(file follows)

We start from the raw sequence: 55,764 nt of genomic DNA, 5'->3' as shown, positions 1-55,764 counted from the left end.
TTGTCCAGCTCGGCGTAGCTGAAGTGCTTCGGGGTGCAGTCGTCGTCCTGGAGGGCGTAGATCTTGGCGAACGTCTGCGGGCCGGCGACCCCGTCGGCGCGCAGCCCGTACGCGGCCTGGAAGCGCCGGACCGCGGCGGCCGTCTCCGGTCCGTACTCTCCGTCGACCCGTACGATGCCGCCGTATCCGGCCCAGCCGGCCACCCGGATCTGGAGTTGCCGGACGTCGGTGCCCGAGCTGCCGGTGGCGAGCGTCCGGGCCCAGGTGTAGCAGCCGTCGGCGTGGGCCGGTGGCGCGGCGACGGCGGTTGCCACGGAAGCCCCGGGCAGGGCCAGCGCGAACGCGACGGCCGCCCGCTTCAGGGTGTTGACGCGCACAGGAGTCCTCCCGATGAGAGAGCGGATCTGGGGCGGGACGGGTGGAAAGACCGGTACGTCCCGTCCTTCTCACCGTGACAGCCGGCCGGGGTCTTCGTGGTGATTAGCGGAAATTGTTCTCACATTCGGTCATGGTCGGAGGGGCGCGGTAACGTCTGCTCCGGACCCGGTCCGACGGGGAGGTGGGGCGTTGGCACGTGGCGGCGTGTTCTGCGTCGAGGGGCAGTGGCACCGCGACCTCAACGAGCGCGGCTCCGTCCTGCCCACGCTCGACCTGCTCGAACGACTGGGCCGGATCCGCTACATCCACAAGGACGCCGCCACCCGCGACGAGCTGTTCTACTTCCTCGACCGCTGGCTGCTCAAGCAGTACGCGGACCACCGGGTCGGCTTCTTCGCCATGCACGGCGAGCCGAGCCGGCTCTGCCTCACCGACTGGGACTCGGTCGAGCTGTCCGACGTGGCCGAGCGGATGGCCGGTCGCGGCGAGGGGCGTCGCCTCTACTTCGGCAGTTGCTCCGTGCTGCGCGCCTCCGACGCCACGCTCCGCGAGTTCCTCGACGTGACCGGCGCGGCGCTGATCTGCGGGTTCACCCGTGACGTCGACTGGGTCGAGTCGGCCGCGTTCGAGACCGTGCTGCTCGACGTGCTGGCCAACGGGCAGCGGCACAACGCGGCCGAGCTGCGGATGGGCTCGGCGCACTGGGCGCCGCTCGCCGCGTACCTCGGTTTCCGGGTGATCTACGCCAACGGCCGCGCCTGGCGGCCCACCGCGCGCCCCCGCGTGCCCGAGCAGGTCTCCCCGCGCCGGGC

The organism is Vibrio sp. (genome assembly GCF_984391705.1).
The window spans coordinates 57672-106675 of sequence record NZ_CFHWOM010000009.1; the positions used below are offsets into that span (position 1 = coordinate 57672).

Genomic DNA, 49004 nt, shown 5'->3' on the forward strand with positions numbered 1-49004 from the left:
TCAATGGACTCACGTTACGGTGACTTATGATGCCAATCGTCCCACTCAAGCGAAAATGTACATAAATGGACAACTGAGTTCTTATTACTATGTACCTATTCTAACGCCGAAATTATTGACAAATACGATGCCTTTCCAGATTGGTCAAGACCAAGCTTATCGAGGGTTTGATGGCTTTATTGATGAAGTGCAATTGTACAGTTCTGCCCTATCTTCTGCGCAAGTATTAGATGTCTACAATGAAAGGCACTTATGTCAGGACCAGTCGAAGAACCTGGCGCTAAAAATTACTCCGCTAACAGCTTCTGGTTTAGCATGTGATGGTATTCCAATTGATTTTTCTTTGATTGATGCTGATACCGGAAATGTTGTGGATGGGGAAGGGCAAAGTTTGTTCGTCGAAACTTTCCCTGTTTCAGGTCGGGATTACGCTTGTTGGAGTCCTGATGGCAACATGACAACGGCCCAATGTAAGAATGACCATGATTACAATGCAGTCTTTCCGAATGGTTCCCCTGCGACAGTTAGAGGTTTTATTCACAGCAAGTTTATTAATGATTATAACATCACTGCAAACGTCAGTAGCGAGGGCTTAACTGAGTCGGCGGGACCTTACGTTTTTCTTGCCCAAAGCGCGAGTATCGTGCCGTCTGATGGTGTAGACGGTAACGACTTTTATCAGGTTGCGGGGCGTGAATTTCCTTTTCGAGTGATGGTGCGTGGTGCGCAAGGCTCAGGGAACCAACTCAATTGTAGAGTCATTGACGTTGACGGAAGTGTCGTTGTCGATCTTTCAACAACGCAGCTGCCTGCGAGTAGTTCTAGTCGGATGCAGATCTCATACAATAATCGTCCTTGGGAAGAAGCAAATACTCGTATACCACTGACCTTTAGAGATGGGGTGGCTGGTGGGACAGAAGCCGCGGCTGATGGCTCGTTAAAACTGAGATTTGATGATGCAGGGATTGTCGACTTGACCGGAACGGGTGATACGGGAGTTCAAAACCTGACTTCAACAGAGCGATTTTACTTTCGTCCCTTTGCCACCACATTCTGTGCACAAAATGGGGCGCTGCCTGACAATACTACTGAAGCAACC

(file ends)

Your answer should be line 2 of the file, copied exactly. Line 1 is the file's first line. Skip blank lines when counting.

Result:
TTGTCCAGCTCGGCGTAGCTGAAGTGCTTCGGGGTGCAGTCGTCGTCCTGGAGGGCGTAGATCTTGGCGAACGTCTGCGGGCCGGCGACCCCGTCGGCGCGCAGCCCGTACGCGGCCTGGAAGCGCCGGACCGCGGCGGCCGTCTCCGGTCCGTACTCTCCGTCGACCCGTACGATGCCGCCGTATCCGGCCCAGCCGGCCACCCGGATCTGGAGTTGCCGGACGTCGGTGCCCGAGCTGCCGGTGGCGAGCGTCCGGGCCCAGGTGTAGCAGCCGTCGGCGTGGGCCGGTGGCGCGGCGACGGCGGTTGCCACGGAAGCCCCGGGCAGGGCCAGCGCGAACGCGACGGCCGCCCGCTTCAGGGTGTTGACGCGCACAGGAGTCCTCCCGATGAGAGAGCGGATCTGGGGCGGGACGGGTGGAAAGACCGGTACGTCCCGTCCTTCTCACCGTGACAGCCGGCCGGGGTCTTCGTGGTGATTAGCGGAAATTGTTCTCACATTCGGTCATGGTCGGAGGGGCGCGGTAACGTCTGCTCCGGACCCGGTCCGACGGGGAGGTGGGGCGTTGGCACGTGGCGGCGTGTTCTGCGTCGAGGGGCAGTGGCACCGCGACCTCAACGAGCGCGGCTCCGTCCTGCCCACGCTCGACCTGCTCGAACGACTGGGCCGGATCCGCTACATCCACAAGGACGCCGCCACCCGCGACGAGCTGTTCTACTTCCTCGACCGCTGGCTGCTCAAGCAGTACGCGGACCACCGGGTCGGCTTCTTCGCCATGCACGGCGAGCCGAGCCGGCTCTGCCTCACCGACTGGGACTCGGTCGAGCTGTCCGACGTGGCCGAGCGGATGGCCGGTCGCGGCGAGGGGCGTCGCCTCTACTTCGGCAGTTGCTCCGTGCTGCGCGCCTCCGACGCCACGCTCCGCGAGTTCCTCGACGTGACCGGCGCGGCGCTGATCTGCGGGTTCACCCGTGACGTCGACTGGGTCGAGTCGGCCGCGTTCGAGACCGTGCTGCTCGACGTGCTGGCCAACGGGCAGCGGCACAACGCGGCCGAGCTGCGGATGGGCTCGGCGCACTGGGCGCCGCTCGCCGCGTACCTCGGTTTCCGGGTGATCTACGCCAACGGCCGCGCCTGGCGGCCCACCGCGCGCCCCCGCGTGCCCGAGCAGGTCTCCCCGCGCCGGGC